*1452This court has previously held a county attorney absolutely immune for the function of initiating juvenile dependency and neglect proceedings. Martin v. Aubu-chon, supra, 623 F.2d at 1285. See also Walden v. Wishengrad, 745 F.2d 149, 152 (2d Cir.1984) (attorney for county department of social services has absolute immunity for the initiation of child protective litigation). Cf Mazor v. Shelton, 637 F.Supp. 330, 334-35 (N.D.Cal.1986) (role of social worker in filing proceedings to protect abused minors is functionally comparable to prosecutor’s initiation of the judicial process, thus warranting absolute immunity). Morris has absolute immunity for damage claims arising from this function.11


Despite Morris’ absolute immunity for her prosecutorial functions, those who allegedly conspired with her do not share her immunity. We therefore examine the allegations that the actions of the other defendants which contributed to the arrest of the plaintiffs, accusations against them and separation from their children were performed not for legitimate purposes but as part of a conspiracy to violate the plaintiffs’ civil rights.

The heart of the plaintiffs’ case is their position that the children’s accounts of sexual abuse were false and the prosecutor, sheriff, sheriff’s deputies, guardians, therapists, a court-appointed attorney, and a police officer conspired among themselves and with others12 to extract fabricated accusations from children in order to target the plaintiffs for prosecution. The alleged purpose of the conspiracy was to invent a “sex ring” as part of a publicity campaign against child abuse and incest undertaken by the conspirators in order to advance the career of the prosecutor.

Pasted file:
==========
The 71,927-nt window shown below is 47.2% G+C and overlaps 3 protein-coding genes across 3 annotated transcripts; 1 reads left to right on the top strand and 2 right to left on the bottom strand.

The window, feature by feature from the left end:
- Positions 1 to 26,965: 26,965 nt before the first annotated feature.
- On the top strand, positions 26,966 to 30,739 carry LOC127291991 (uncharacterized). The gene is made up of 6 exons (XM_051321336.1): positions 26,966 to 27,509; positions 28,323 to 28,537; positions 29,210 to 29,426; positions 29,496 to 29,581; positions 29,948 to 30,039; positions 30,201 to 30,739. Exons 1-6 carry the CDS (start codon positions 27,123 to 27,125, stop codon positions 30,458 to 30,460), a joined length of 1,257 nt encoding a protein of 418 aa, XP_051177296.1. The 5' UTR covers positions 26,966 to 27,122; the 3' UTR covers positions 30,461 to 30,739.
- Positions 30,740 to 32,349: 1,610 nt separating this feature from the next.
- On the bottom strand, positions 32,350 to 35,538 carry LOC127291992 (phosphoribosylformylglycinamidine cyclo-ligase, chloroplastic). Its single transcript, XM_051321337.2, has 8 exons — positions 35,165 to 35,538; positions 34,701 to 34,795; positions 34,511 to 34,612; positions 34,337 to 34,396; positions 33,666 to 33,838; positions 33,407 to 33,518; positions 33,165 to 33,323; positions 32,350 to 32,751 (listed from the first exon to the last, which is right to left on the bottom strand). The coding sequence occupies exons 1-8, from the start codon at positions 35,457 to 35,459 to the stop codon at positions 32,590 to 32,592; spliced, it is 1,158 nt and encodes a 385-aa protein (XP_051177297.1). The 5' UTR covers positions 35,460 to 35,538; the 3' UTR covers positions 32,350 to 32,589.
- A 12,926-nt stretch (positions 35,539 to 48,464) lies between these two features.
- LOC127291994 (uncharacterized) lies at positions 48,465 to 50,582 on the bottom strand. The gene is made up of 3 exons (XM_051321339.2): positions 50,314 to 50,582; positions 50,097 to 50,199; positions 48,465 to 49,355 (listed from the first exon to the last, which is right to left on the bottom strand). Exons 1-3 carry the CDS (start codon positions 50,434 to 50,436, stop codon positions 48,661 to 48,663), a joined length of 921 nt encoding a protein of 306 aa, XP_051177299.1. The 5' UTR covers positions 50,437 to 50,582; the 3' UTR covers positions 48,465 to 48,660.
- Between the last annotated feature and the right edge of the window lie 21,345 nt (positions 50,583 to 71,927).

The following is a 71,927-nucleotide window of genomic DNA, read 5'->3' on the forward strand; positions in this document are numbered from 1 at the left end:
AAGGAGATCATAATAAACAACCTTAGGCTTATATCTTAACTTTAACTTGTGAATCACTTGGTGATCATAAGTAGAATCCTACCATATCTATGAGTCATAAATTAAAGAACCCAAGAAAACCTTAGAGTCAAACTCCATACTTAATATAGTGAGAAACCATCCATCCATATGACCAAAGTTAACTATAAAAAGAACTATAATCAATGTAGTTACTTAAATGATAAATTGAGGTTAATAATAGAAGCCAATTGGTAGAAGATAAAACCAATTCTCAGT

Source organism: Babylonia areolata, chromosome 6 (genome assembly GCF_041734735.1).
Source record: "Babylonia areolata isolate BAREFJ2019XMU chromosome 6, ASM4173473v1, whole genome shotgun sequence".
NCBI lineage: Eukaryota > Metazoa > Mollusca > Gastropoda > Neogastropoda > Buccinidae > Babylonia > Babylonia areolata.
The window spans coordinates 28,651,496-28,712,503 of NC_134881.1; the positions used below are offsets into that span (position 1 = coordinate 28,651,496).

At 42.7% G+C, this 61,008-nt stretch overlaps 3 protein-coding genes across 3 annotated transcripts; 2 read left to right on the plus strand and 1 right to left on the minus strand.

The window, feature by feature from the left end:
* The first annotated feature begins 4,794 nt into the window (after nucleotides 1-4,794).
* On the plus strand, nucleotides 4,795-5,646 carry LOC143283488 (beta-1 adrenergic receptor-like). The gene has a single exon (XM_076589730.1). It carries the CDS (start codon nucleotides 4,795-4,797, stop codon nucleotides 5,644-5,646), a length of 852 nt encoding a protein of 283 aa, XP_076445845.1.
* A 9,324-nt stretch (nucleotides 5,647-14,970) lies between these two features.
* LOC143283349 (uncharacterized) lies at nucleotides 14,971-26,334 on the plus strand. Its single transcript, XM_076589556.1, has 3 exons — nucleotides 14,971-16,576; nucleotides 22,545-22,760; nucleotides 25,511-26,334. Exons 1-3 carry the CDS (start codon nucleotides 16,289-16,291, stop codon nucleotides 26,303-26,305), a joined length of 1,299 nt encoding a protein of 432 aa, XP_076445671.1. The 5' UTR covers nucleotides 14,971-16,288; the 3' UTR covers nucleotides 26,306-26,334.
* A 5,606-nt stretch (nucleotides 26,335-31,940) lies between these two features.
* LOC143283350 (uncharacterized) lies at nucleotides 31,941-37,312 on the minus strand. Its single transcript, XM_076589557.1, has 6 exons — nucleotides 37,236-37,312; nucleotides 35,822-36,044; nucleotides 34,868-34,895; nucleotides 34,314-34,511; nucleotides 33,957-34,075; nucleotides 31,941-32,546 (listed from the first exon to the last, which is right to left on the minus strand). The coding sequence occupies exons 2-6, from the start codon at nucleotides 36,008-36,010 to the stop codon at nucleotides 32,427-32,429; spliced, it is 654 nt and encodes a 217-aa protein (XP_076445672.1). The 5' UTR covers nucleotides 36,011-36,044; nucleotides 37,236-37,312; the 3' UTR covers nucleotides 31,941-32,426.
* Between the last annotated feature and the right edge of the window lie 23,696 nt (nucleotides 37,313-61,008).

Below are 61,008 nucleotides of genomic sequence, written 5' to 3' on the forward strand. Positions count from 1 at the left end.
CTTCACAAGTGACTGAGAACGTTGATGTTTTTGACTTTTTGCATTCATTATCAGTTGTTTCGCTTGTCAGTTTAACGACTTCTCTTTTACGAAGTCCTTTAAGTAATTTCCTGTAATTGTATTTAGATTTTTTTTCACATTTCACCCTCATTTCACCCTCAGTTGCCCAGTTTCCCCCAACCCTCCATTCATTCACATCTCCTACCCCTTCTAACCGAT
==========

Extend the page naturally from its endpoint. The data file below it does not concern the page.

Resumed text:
In Wright v. South Arkansas Regional Health Center, Inc., supra, 800 F.2d at 202-05, we addressed a claim that for constitutionally impermissible purposes a state employee initiated an investigation and reported false accusations of crime to criminal justice authorities. The alleged motive for the investigation and fabricated accusations in Wright was to retaliate for the plaintiff’s prior exercise of first amendment rights and to convert the investigative process into a forum for the aggrandizement of the defendant’s career (“ * * * to get [the plaintiff] out of his hair and make a big name for [the defendant],” id. at 204). The actual conduct in Wright, investigating and reporting criminal activity, if not distorted by impermissible motives, was lawful, and the defendant of course denied knowledge or belief that any information he had provided to authorities was false.

This court therefore had to consider whether an assertion of qualified immunity could be defeated by the charge that facially legitimate investigative and reporting functions had in reality been corrupted into a strategem for the ventilation of false accusations. In Wright as in the Scott County cases, a record had been created, and we examined the record for facts and inferences which, viewed in the plaintiff’s favor, would create a genuine issue of improper purpose. The same inquiry is appropriate here.